Igor Jovanovic, a professor within the U-M Department of Nuclear Engineering and Radiological Sciences (NERS) and the Applied Physics Program, has been named a Fellow of the American Nuclear Society (ANS).
The honored membership grade of Fellow is awarded to ANS members for outstanding accomplishment in any one of the areas of nuclear science and engineering. The honor of receiving the highest membership grade of the Society is reserved for senior members of good reputation who have compiled a professional record of experience marked by significant contribution to the advancement of one or more of the various disciplines served by the society.
Jovanovic was recognized by the ANS for contributions made to the advancement of nuclear science and technology through notable original research or invention in the nuclear field.
Professor Jovanovic’s research is in the area of radiation detection and lasers and optics. He has developed advanced neutron detectors and novel active interrogation methods for applications in nuclear security and nonproliferation. As a member of multiple scientific collaborations, he is developing the antineutrino detection technology for monitoring nuclear reactors. In the area of lasers and optics, he has been developing new ultrafast and intense radiation sources, active interrogation methods enabled by intense laser-matter interactions, and spectroscopic methods for characterizing materials at a distance and in-situ.
Jovanovic is the director of both the Neutron Science Laboratory (NSL) and the Applied Nuclear Science Instrumentation Laboratory (ANSIL), and the leader of the Applied Nuclear Science Group. He is also the Associate Director for National Laboratories in the NNSA Consortium for Monitoring, Technology, and Verification and serves as the Chair of the Graduate Program for NERS. As a member of the High-Field Science Group in U-M’s Gérard Mourou Center for Ultrafast Optical Science, Jovanovic is working in an NSF-supported team to establish the new 3-petawatt ZEUS user facility, the highest power laser in the United States. In NERS, he has been serving as the Chair of the Graduate Program, which has been consistently ranked as the best Ph.D. nuclear engineering program in the Nation.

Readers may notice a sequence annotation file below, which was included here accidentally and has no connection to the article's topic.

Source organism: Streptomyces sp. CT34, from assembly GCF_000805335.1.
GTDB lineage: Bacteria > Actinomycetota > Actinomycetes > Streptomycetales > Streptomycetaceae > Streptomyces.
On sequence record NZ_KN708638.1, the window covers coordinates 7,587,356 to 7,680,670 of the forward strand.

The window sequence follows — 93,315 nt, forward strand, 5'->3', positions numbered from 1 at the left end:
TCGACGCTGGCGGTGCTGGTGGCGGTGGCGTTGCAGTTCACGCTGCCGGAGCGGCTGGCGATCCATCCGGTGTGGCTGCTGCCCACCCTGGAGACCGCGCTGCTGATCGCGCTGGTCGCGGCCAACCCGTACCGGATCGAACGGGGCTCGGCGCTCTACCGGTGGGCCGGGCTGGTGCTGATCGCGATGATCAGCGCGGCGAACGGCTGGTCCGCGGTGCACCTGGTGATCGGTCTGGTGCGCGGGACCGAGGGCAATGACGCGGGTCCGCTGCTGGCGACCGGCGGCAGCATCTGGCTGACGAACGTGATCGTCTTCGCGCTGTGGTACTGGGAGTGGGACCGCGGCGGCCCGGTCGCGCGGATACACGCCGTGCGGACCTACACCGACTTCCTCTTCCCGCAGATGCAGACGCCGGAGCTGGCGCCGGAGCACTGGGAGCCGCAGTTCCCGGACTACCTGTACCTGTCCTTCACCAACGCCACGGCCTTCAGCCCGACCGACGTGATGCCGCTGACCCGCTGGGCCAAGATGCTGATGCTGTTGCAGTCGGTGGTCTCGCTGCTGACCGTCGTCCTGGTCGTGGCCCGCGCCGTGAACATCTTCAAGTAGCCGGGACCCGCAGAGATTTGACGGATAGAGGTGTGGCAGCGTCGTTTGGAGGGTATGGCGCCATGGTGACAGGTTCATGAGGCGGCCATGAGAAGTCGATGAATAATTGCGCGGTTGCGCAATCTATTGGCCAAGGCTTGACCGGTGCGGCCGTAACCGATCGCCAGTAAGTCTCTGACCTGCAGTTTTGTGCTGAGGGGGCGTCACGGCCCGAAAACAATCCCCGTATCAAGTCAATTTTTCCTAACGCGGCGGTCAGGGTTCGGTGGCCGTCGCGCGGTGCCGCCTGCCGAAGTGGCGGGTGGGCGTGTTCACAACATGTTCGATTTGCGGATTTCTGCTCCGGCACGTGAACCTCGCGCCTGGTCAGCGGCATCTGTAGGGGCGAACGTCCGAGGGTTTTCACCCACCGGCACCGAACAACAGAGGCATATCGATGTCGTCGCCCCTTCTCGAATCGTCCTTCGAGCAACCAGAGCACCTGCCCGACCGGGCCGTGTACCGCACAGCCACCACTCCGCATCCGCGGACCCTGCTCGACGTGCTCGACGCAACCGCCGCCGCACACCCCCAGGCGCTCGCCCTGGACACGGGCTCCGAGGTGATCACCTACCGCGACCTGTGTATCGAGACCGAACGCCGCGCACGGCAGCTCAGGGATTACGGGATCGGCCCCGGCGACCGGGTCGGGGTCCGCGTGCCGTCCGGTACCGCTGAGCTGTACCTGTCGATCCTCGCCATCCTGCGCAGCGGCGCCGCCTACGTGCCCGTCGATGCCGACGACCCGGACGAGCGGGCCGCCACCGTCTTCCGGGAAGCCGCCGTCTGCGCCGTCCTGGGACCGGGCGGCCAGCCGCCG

Professor Jovanovic received his Ph.D. in Nuclear Engineering from the University of California, Berkeley in 2001. He was a staff physicist at Lawrence Livermore National Laboratory and also served as a professor at Purdue and Penn State University.
He is a recipient of many awards, including the DARPA Young Faculty Award and the DHS Nuclear Forensics Junior Faculty Award. In addition to being a Fellow of the American Nuclear Society, he is also a Fellow of Optica (formerly known as the Optical Society of America).
By: Sara Norman, NERS Marketing and Communications Specialist